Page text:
Archive for the ‘Health & Wellness’ Category

Use Rewards In Employee Wellness Programs

Friday, November 21st, 2014

Employee Wellness Program

There are a few key factors to a successful employee wellness program. The folks at the Lane Report have boiled it down to three. Are you driving your program with these components? If not, it may be time to adjust.

  1. Manage by Reward, Not Punishment: In the age old discussion of the carrot and the stick, this group votes (as many do) to manage through carrots. Promoting a program through rewards will make the program positive and seem more voluntary, while maintaining comparable engagement rates.
  2. Be an Effective Motivator: Your employee wellness program should motivate employees through clear goals and communication, and the best motivator, peer leadership. If you identify a few employees who are willing to be “ambassadors” for the program from management to employees they will create a peer-to-peer environment that can be the ultimate motivator.
  3. Keep Technology Simple: However you choose to track your program, whatever software you give your employees access to, keep it simple. There are a number of platforms and programs to use and we aren’t in the business of endorsing any of them. Whatever you do, keep it simple so your staff doesn’t get lost in the technology. Don’t limit the reach of your employee wellness program by overcomplicating it.

5 Steps to a Successful Employee Wellness Program

Tuesday, November 11th, 2014

An employee wellness program is a great way to boost employee health and increase the organization’s bottom line. Here are five key steps to make sure your employee wellness program is as successful as it can be through the end of 2014 and the beginning of 2015.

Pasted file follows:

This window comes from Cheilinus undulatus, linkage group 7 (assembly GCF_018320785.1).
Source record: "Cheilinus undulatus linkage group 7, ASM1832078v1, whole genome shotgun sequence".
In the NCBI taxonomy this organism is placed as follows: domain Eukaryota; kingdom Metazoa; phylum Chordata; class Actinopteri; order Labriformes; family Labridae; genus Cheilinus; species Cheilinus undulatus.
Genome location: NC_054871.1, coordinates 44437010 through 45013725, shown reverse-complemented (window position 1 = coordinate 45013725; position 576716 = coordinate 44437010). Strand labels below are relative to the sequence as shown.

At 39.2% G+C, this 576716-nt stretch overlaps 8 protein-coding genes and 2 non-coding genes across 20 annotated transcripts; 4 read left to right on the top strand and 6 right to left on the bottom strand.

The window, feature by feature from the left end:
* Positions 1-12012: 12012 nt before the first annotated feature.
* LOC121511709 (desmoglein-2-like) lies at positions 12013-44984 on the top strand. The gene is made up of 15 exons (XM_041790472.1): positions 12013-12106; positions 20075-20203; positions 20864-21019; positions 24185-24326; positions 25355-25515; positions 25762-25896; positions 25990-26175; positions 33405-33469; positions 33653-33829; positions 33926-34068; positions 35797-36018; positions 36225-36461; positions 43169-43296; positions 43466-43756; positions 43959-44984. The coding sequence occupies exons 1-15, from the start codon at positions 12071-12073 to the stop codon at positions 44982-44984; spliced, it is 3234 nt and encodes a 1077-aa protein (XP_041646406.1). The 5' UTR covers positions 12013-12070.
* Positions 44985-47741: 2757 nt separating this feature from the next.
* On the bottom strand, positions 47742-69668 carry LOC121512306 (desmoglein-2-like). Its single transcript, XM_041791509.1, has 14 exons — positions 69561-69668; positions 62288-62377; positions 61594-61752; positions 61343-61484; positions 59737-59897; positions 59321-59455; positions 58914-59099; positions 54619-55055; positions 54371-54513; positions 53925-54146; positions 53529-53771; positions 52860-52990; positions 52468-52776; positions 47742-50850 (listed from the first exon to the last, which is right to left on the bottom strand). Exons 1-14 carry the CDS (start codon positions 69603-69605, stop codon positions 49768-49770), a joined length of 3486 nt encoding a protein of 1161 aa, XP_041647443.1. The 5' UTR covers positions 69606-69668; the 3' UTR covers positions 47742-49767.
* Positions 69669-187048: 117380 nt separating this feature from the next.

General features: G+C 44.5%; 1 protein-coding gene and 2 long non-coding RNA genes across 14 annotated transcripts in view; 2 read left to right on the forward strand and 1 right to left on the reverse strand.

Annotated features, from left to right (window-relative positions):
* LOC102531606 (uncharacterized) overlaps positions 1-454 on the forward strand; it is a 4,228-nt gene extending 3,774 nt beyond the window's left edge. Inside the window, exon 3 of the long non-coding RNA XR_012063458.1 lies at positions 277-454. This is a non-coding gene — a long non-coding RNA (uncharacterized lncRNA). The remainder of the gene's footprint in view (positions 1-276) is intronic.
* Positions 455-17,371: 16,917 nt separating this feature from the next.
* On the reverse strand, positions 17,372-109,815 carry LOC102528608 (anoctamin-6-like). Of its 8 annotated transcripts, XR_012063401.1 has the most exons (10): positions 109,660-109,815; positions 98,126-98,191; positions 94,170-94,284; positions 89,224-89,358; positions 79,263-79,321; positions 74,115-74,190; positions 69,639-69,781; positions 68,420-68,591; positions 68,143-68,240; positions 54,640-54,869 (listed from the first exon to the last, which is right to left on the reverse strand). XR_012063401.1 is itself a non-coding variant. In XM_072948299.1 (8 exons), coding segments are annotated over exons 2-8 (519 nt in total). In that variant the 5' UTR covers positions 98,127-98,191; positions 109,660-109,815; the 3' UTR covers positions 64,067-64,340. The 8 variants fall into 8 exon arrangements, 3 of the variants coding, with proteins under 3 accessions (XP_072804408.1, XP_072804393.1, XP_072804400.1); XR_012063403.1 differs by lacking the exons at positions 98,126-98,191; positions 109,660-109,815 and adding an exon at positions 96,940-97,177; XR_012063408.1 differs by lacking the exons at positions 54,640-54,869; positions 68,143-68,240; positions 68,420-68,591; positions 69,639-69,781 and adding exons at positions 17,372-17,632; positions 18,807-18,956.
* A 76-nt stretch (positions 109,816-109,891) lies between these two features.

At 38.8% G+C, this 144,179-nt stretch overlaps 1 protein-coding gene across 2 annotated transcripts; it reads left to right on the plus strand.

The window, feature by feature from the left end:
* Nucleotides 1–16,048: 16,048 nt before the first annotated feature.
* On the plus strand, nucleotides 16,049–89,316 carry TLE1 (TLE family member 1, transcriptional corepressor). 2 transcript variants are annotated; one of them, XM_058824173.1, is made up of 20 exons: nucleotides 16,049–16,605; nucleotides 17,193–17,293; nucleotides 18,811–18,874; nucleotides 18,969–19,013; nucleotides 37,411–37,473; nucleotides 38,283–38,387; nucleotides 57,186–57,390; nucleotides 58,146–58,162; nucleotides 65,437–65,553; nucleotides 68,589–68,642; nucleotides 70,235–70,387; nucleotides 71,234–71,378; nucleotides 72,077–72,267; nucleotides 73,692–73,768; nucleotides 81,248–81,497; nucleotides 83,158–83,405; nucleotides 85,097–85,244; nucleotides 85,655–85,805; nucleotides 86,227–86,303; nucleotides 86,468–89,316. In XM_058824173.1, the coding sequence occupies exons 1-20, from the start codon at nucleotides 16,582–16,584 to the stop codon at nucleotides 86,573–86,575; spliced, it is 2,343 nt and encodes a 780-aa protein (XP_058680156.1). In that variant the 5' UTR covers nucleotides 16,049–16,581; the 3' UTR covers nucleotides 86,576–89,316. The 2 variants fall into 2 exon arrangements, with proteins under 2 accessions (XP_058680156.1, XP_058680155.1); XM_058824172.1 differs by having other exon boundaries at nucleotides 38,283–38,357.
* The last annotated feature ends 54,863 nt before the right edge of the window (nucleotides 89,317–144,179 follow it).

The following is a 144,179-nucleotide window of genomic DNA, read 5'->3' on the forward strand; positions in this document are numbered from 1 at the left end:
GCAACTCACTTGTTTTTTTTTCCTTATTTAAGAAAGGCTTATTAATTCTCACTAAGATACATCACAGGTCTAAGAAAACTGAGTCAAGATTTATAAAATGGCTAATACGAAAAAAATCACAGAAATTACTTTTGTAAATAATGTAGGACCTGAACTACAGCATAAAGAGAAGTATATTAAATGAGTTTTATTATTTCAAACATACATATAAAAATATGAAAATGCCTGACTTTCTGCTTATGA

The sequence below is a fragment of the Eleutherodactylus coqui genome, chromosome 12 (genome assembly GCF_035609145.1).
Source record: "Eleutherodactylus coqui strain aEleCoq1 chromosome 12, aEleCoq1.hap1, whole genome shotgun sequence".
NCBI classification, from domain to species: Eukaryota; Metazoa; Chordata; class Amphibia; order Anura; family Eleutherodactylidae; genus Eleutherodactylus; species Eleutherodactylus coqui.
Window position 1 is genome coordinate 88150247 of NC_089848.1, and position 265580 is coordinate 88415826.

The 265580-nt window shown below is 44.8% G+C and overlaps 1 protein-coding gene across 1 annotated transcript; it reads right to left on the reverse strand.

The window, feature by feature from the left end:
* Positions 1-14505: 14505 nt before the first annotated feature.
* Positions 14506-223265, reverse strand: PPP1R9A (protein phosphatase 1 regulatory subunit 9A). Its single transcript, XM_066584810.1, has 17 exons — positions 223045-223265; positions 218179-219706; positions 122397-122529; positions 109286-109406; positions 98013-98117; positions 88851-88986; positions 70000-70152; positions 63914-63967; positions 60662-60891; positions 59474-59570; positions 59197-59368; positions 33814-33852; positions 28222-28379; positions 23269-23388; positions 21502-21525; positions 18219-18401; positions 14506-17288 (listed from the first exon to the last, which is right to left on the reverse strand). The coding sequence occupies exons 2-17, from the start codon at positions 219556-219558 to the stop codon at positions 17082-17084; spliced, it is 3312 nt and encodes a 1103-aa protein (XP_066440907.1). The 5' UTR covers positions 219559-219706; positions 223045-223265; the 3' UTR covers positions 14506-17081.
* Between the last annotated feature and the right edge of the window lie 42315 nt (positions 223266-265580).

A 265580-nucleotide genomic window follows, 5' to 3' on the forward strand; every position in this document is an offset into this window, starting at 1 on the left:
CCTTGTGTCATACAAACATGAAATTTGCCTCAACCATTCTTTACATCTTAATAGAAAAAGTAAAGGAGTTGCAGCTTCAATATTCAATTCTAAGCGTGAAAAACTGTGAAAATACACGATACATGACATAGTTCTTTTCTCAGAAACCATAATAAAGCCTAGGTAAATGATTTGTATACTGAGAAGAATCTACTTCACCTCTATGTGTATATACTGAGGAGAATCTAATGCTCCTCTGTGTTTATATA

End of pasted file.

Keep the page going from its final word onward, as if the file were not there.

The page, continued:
1. Develop a Plan: Write a strategic plan with specific tactics and goals. This will help your employees understand the program and it will keep your whole team on track to achieve specific goals.
  2. Get Executive Buy-In: Getting executives on board and participating in your program will create a culture of leadership by example. If executives and managers get involved, their teams will be more motivated to do the same.
  3.  Establish Wellness Champions: Think of wellness champions like team captains. They can be any level of seniority but they should be involved in planning activities that are incorporated in the wellness program. It can give junior employees leadership roles and a chance to lead their colleagues while building camaraderie across teams.
  4. Gather Data: Get feedback and take biometric renderings. This will show if the workforce is engaged in the wellness program, so you can then find out what adjustments need to be made to maximize success and to make sure your staff is actually getting healthier.
  5. Evaluate: Ongoing measurement and evaluation will be critical to making adjustments and improvements in your program. Remember that evaluation should be ongoing, not a one time event.

For more information on how to maximize the impact and success of your employee wellness program, check out this article from

Employee Health and Wellness Without Overstepping

Friday, October 24th, 2014